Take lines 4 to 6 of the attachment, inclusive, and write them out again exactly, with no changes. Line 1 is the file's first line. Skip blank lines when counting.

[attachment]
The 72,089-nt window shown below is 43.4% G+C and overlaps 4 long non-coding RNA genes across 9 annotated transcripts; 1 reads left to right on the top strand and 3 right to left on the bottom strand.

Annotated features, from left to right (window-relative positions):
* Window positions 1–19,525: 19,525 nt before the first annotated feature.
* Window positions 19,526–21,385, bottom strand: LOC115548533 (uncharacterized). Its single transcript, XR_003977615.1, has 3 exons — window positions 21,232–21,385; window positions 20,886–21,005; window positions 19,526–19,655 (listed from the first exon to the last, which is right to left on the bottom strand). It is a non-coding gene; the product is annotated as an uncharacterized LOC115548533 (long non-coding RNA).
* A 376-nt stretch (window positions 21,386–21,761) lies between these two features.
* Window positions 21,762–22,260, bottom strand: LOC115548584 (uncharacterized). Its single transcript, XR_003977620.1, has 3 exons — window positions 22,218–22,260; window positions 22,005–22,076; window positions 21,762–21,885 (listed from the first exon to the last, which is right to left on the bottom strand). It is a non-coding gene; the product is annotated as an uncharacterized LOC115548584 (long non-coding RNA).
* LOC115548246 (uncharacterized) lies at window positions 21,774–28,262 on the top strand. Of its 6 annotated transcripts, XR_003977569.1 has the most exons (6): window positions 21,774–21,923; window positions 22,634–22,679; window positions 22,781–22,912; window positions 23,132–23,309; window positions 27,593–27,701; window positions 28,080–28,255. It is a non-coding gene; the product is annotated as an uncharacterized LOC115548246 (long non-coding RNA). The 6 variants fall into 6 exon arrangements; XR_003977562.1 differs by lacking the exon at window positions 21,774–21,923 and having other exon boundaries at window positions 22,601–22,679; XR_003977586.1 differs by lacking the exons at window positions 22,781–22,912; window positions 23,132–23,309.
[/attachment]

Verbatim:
* Window positions 19,526–21,385, bottom strand: LOC115548533 (uncharacterized). Its single transcript, XR_003977615.1, has 3 exons — window positions 21,232–21,385; window positions 20,886–21,005; window positions 19,526–19,655 (listed from the first exon to the last, which is right to left on the bottom strand). It is a non-coding gene; the product is annotated as an uncharacterized LOC115548533 (long non-coding RNA).
* A 376-nt stretch (window positions 21,386–21,761) lies between these two features.
* Window positions 21,762–22,260, bottom strand: LOC115548584 (uncharacterized). Its single transcript, XR_003977620.1, has 3 exons — window positions 22,218–22,260; window positions 22,005–22,076; window positions 21,762–21,885 (listed from the first exon to the last, which is right to left on the bottom strand). It is a non-coding gene; the product is annotated as an uncharacterized LOC115548584 (long non-coding RNA).